Despite (or perhaps because of) their rather un-Dutch image, The Motions were a force to be reckoned with in their native land, issuing dozens of singles and containing plenty of national musical legends in their line-up. Singer Rudy Bennett had a successful solo career after The Motions called it a day in 1971, drummer Sieb Warner became sticksman for Golden Earring, and perhaps most notably Robbie Van Leeuwen became one of the founding members of the ridiculously under-rated (in Britain, at least) Shocking Blue.

"Take The Fast Train" perhaps isn't their best single, but its raw, bluesy riff cuts through the sweet vocal harmonies in such a contradictory fashion that it's a compelling listen. The influence on Shocking Blue in particular can clearly be heard here - this is basically late sixties hard rock with a slightly sugary edge. Flip side "Hamburg City" is a lot less jagged (and therefore less interesting) being an almost Manfred Mann styled tribute to the German city.

The Motions are pretty much the Godfathers of the Nederbeat movement, and can even be found on the "Nuggets II" box set issued by Rhino. That they didn't do much business outside of their home country is unfortunate, but in the case of Britain they barely tried (notching up only a few gigs to their name there, despite Scott Walker's encouragement). Some members would, however, get their shot at international fame in other bands, and the Motions must therefore be considered one of the better schools of Rock in Holland, as well as releasing some furiously good singles.

(This blog entry was originally uploaded in November 2011)

1 November 2015

Dogfeet - Sad Story/ On The Road

Label: Reflection
Year of Release: 1970

Consisting of lead singer Alan Pearse, guitarist Trevor Povey, bass player Dave Nichols and drummer Derek Perry, Dogfeet were one of the very many blues rock bands the UK music scene boasted in the early seventies. Indeed, it's difficult to thumb through a seventies copy of NME and Melody Maker and not see gig adverts for a veritable plethora of obscure pub blues boys howling into their pints of mild.

Unlike the Zeppelin copyists who cluttered up the scene, Dogfeet were rather more moody and subtle, though, as this, their solitary single, demonstrates. "Sad Story" is a contemplative and gentle six minute stroll through one woman's adultery, backed up with a clean, sorrowful and straightforward production. There's no hollering, distortion or sweat here, and if the feel recalls anything at all, it's possibly Pink Floyd's more straightforward moments on "More". It's so laid-back and natural that as a listener, you feel you're intruding on a private jam between four men having a private low. This is "blues" as a smoky bar-room (or possibly marijuana fogged bedroom) experience, not a big, bold Finsbury Park Rainbow outing.

The B-side "On The Road" picks up the tempo a little, but is available elsewhere so I've included only a short excerpt.

After one eponymous and very unsuccessful album the band disappeared, but they've found their records in high demand in collector's circles ever since. I've no idea what became of the individual members afterwards.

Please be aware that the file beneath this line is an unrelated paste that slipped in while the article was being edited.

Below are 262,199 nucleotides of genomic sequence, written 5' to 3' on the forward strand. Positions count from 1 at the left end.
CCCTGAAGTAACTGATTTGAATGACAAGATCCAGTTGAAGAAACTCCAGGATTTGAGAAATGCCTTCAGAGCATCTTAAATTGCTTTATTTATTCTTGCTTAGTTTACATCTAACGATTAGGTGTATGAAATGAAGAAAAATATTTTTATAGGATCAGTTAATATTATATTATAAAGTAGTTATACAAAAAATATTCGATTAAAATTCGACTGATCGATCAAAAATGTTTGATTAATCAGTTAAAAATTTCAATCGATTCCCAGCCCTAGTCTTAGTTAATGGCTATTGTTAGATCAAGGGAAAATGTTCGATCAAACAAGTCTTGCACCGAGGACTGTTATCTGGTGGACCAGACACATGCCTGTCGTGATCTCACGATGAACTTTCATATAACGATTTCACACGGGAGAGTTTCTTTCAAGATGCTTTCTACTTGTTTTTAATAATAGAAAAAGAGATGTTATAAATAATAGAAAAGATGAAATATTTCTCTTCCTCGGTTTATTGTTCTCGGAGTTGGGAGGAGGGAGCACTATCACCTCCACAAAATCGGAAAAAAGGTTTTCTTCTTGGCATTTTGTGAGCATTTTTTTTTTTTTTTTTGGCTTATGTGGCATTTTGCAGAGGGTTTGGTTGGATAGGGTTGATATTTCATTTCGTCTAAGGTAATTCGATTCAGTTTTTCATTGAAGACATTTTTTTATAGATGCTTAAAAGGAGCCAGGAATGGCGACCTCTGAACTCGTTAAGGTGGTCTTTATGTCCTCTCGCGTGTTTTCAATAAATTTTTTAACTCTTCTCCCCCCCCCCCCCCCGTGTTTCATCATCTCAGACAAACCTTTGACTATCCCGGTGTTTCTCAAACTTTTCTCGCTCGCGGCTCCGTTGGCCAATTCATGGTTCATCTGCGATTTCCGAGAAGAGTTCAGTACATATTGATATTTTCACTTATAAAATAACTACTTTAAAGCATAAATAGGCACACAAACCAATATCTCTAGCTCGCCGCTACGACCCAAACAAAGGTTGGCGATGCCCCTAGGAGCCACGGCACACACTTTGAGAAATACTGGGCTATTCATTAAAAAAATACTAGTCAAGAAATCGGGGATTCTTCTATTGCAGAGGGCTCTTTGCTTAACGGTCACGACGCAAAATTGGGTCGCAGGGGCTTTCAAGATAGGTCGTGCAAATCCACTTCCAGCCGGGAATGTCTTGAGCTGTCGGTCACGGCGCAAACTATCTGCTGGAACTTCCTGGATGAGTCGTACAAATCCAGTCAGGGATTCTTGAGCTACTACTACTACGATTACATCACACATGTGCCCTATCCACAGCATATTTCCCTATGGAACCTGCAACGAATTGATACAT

28 October 2015

The Chasers - The Ways Of A Man/ Summergirl

Label: Philips
Year of Release: 1967

Romford's The Chasers grafted their way around the British gig circuit in the sixties. Consisting of Roger Pincott on vocals, Len Tuckey on guitar, Jack Chambers on bass and Lenny Butcher on drums, they were formed in 1960, beginning by performing straight-ahead beat pop before hardening their sound to an R&B approach in 1963. This gave them many more opportunities to break out of the local Romford area and perform in clubs nationally, achieving notable support slots with other R&B acts of the day such as the Downliners Sect.

While apparently being a strong live proposition, they failed to break through with any of their three releases across three different record labels during that period. "Hey Little Girl", issued by Decca in 1965, and "Inspiration", issued by Parlophone in 1966, were largely ignored by the public and poorly promoted by both institutions.

Top songwriter (and recording star in his own right) Chris Andrews was friends with the band, and produced all their work. By 1967 Pincott had jumped ship and the band replaced him with Bobby Rio, and there might have been a sense that if they couldn't strike it lucky with a third single, the goose could be cooked. It would certainly explain why Andrews chose that moment to step in and give them an original and powerful composition of his own to work with.

"The Ways Of A Man" is much poppier than the previous singles and lacks a brittle R&B edge, instead sounding very identifiably like a melancholy Andrews track. The delicate nature of the song makes for a compelling listen, but the style doesn't quite suit the band who sound noticeably hemmed in, and as a pop ballad it's crying out for Sandie Shaw's mournful tones to raise it to another level. Unsurprisingly, it followed their other far stronger singles into the dumper, and remains one of Andrews' less frequently heard and undeservedly unappreciated tunes as a result.

Rio also abandoned The Chasers after the failure of this single, and the group limped on as a trio for a few months before giving up when Tuckey joined The Riot Squad.